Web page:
Commitment from G. Richard Johnson Will Create First Endowed Department Chair at Iowa State University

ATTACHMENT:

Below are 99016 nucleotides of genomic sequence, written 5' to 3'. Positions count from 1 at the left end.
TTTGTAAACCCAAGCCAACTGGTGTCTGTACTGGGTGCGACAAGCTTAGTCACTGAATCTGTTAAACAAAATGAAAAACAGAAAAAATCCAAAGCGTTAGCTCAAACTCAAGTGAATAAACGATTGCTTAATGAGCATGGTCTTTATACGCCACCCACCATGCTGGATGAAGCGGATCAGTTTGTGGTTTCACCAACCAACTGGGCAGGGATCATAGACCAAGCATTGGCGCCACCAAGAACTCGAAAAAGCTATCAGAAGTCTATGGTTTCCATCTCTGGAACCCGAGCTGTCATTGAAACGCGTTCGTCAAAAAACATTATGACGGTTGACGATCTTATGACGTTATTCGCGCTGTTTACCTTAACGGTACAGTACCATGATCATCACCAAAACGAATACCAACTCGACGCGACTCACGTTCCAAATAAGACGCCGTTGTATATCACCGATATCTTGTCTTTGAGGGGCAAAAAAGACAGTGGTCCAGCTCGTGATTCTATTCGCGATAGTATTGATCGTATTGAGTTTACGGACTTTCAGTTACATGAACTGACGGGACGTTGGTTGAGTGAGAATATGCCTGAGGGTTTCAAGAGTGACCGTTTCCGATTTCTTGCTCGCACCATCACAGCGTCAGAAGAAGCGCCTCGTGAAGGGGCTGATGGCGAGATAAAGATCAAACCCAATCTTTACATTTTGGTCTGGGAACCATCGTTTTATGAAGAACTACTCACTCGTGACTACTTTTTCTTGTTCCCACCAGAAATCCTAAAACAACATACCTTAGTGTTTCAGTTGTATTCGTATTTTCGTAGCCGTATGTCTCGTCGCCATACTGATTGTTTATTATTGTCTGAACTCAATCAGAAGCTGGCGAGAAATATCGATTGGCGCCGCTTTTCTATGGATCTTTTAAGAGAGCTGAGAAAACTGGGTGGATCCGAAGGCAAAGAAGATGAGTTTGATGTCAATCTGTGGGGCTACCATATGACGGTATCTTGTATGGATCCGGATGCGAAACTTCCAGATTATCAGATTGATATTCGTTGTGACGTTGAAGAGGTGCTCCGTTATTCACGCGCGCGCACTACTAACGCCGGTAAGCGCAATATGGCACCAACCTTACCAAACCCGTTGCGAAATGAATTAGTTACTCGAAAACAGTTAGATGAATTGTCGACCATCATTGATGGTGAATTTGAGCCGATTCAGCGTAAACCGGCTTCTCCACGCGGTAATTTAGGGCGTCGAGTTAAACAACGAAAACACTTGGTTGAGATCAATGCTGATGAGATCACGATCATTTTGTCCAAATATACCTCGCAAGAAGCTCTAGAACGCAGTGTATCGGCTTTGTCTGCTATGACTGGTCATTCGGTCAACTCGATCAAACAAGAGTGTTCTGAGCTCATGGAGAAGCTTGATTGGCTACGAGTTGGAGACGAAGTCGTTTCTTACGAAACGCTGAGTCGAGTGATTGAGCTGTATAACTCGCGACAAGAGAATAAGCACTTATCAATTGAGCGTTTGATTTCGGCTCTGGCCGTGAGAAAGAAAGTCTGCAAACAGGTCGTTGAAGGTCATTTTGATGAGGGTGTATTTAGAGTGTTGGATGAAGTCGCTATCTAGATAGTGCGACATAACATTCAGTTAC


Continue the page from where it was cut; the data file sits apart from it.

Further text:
AMES, Iowa — The first endowment for a department chair at Iowa State University will be established with a $2 million bequest from alumnus G. Richard "Dick" Johnson of Urbana, Ill. Johnson's commitment will create the Wilbert A. Russell Endowed Department Chair in Agronomy in the College of Agriculture and Life Sciences. Johnson received his bachelor's degree in agronomy (1960) and his doctorate degree in plant breeding (1965) from Iowa State. Now retired after a long career in plant breeding with the DeKalb and Monsanto companies, he is currently an adjunct professor in the crop sciences department at the University of Illinois at Urbana-Champaign. Johnson chose to honor Wilbert Russell, a former Iowa State agronomy professor, by naming the endowed chair after him. "Professor Russell was scientist, a teacher and a plant breeder, but most of all he was a mentor and role model," said Johnson. "Dr. Russell's career should be an inspiration to all plant breeders and serve as an example of what can be accomplished through dedication and hard work." "We're extremely grateful for Dr. Johnson's commitment to create this first-on-campus endowed department chair position," said Wendy Wintersteen, the Endowed Dean of Agriculture and Life Sciences at Iowa State. "His appreciation for the education he received as a student of Dr. Russell speaks highly of our legacy of excellent faculty in the Department of Agronomy and throughout the College of Agriculture and Life Sciences." Funds from this deferred gift will eventually be used to launch academic and research initiatives, support assistantships and fellowships, supplement recruitment and retention packages, and enable faculty development. Endowed leadership positions enable administrators to leverage human and financial resources to intensify the impact of their unit and its programs. This endowment will grant future chair holders the unique ability to capitalize on new opportunities and emerging priorities. Johnson began his career as a corn breeder in 1965 with the DeKalb Agricultural Association in Illinois, which later became part of Monsanto in the 1990s. Johnson is well-known for his research on implementing genetic marker-assisted breeding methods to improve corn. Wilbert Russell, a leading authority on corn breeding for nearly four decades, joined Iowa State's agronomy faculty in 1952. He was named a Charles F. Curtiss Distinguished Professor in Agriculture in 1984. He retired in 1989 and currently lives in Ames with his wife Dorothy. Russell dedicated his career to the genetic improvement of corn. As part of a team of university and federal plant breeders at Iowa State, Russell made major contributions to the success of public and private corn breeding programs. He developed, tested and released parental inbred lines that were a major factor in significant increases in yield. Russell was instrumental in developing the famous corn inbred line known as B73. Released by ISU in the early 1970s, B73 was used by seed companies to create new commercial hybrids that dramatically boosted corn yields for farmers. The lineage of most of the world's valuable, high-performing corn varieties can be traced back to Russell's work in developing B73. Russell also played a key role in educating plant breeders, including teaching an advanced plant breeding course for almost 30 years. Many of the graduate students who were taught and inspired by him — including Johnson — are today in top research and executive positions. This commitment is part of Campaign Iowa State: With Pride and Purpose, the university's $800 million fundraising effort that was publicly launched last October.